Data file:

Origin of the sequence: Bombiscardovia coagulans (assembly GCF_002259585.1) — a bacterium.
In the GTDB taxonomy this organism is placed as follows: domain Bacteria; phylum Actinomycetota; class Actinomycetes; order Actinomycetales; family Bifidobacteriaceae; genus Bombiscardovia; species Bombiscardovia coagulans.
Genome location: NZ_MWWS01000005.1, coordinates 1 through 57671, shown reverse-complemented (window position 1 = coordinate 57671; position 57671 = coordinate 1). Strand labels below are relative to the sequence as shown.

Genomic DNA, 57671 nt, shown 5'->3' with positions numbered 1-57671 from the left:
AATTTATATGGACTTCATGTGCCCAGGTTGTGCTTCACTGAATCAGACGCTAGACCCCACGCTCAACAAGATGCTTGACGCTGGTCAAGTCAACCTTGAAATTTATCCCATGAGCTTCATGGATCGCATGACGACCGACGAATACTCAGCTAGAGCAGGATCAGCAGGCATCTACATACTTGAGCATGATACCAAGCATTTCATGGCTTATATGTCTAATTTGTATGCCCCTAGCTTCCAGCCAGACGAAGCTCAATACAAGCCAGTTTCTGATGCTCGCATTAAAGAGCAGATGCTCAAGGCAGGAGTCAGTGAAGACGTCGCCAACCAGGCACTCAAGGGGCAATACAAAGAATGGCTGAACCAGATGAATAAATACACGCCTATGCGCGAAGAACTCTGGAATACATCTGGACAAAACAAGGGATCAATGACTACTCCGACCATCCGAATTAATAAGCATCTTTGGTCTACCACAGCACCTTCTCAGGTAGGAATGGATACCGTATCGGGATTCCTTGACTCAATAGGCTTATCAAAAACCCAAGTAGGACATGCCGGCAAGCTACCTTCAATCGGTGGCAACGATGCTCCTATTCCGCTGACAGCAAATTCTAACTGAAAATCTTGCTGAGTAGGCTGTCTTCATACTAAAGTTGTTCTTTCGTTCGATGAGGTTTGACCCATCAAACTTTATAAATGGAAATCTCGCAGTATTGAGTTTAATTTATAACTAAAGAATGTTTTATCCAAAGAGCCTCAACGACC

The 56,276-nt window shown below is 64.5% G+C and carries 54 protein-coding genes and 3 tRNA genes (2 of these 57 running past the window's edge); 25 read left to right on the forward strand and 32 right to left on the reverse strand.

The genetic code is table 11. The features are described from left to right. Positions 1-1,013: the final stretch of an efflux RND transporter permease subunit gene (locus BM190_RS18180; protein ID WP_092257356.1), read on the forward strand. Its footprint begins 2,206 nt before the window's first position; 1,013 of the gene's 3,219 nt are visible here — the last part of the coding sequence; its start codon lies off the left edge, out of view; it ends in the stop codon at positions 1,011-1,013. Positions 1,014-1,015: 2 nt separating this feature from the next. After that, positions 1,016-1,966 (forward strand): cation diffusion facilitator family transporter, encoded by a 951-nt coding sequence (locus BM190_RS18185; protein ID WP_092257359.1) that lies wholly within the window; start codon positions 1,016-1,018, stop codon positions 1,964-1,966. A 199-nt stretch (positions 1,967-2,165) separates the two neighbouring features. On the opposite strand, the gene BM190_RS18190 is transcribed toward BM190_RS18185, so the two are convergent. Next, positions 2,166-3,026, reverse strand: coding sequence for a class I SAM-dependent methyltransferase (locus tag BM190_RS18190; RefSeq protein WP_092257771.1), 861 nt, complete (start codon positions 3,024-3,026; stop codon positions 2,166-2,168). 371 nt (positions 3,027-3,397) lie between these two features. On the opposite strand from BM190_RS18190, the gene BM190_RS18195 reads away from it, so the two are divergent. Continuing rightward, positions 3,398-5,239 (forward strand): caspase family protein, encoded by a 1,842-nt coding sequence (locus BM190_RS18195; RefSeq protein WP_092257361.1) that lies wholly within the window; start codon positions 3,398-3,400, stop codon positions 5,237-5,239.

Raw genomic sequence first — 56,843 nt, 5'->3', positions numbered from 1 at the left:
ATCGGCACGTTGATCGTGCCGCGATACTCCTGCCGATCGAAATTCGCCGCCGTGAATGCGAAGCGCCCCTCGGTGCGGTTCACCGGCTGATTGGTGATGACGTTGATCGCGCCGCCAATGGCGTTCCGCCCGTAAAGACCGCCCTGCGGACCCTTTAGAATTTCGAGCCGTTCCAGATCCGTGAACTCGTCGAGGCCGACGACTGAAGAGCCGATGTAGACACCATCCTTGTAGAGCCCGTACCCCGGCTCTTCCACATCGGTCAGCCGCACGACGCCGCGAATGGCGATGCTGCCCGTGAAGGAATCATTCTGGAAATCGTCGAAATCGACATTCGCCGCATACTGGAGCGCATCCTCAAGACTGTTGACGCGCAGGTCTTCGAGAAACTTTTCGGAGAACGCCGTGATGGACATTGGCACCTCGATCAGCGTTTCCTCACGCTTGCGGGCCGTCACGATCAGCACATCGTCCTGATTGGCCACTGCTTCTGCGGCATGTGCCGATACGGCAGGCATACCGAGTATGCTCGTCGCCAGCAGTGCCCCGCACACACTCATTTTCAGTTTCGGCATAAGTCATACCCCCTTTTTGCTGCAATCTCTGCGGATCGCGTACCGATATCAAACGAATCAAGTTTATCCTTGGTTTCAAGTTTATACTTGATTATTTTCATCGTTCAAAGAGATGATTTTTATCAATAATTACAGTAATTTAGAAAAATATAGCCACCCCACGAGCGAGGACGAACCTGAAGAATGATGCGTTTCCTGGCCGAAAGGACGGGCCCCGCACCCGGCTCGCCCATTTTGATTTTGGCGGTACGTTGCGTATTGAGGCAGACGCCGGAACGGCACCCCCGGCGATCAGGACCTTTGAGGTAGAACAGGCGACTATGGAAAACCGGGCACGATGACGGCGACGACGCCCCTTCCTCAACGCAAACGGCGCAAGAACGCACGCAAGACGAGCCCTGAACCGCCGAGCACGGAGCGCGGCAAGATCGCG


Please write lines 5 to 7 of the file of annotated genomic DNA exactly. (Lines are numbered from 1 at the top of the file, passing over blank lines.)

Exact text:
AATTTATATGGACTTCATGTGCCCAGGTTGTGCTTCACTGAATCAGACGCTAGACCCCACGCTCAACAAGATGCTTGACGCTGGTCAAGTCAACCTTGAAATTTATCCCATGAGCTTCATGGATCGCATGACGACCGACGAATACTCAGCTAGAGCAGGATCAGCAGGCATCTACATACTTGAGCATGATACCAAGCATTTCATGGCTTATATGTCTAATTTGTATGCCCCTAGCTTCCAGCCAGACGAAGCTCAATACAAGCCAGTTTCTGATGCTCGCATTAAAGAGCAGATGCTCAAGGCAGGAGTCAGTGAAGACGTCGCCAACCAGGCACTCAAGGGGCAATACAAAGAATGGCTGAACCAGATGAATAAATACACGCCTATGCGCGAAGAACTCTGGAATACATCTGGACAAAACAAGGGATCAATGACTACTCCGACCATCCGAATTAATAAGCATCTTTGGTCTACCACAGCACCTTCTCAGGTAGGAATGGATACCGTATCGGGATTCCTTGACTCAATAGGCTTATCAAAAACCCAAGTAGGACATGCCGGCAAGCTACCTTCAATCGGTGGCAACGATGCTCCTATTCCGCTGACAGCAAATTCTAACTGAAAATCTTGCTGAGTAGGCTGTCTTCATACTAAAGTTGTTCTTTCGTTCGATGAGGTTTGACCCATCAAACTTTATAAATGGAAATCTCGCAGTATTGAGTTTAATTTATAACTAAAGAATGTTTTATCCAAAGAGCCTCAACGACC

The 56,276-nt window shown below is 64.5% G+C and carries 54 protein-coding genes and 3 tRNA genes (2 of these 57 running past the window's edge); 25 read left to right on the forward strand and 32 right to left on the reverse strand.

The genetic code is table 11. The features are described from left to right. Positions 1-1,013: the final stretch of an efflux RND transporter permease subunit gene (locus BM190_RS18180; protein ID WP_092257356.1), read on the forward strand. Its footprint begins 2,206 nt before the window's first position; 1,013 of the gene's 3,219 nt are visible here — the last part of the coding sequence; its start codon lies off the left edge, out of view; it ends in the stop codon at positions 1,011-1,013. Positions 1,014-1,015: 2 nt separating this feature from the next. After that, positions 1,016-1,966 (forward strand): cation diffusion facilitator family transporter, encoded by a 951-nt coding sequence (locus BM190_RS18185; protein ID WP_092257359.1) that lies wholly within the window; start codon positions 1,016-1,018, stop codon positions 1,964-1,966. A 199-nt stretch (positions 1,967-2,165) separates the two neighbouring features. On the opposite strand, the gene BM190_RS18190 is transcribed toward BM190_RS18185, so the two are convergent. Next, positions 2,166-3,026, reverse strand: coding sequence for a class I SAM-dependent methyltransferase (locus tag BM190_RS18190; RefSeq protein WP_092257771.1), 861 nt, complete (start codon positions 3,024-3,026; stop codon positions 2,166-2,168). 371 nt (positions 3,027-3,397) lie between these two features. On the opposite strand from BM190_RS18190, the gene BM190_RS18195 reads away from it, so the two are divergent. Continuing rightward, positions 3,398-5,239 (forward strand): caspase family protein, encoded by a 1,842-nt coding sequence (locus BM190_RS18195; RefSeq protein WP_092257361.1) that lies wholly within the window; start codon positions 3,398-3,400, stop codon positions 5,237-5,239.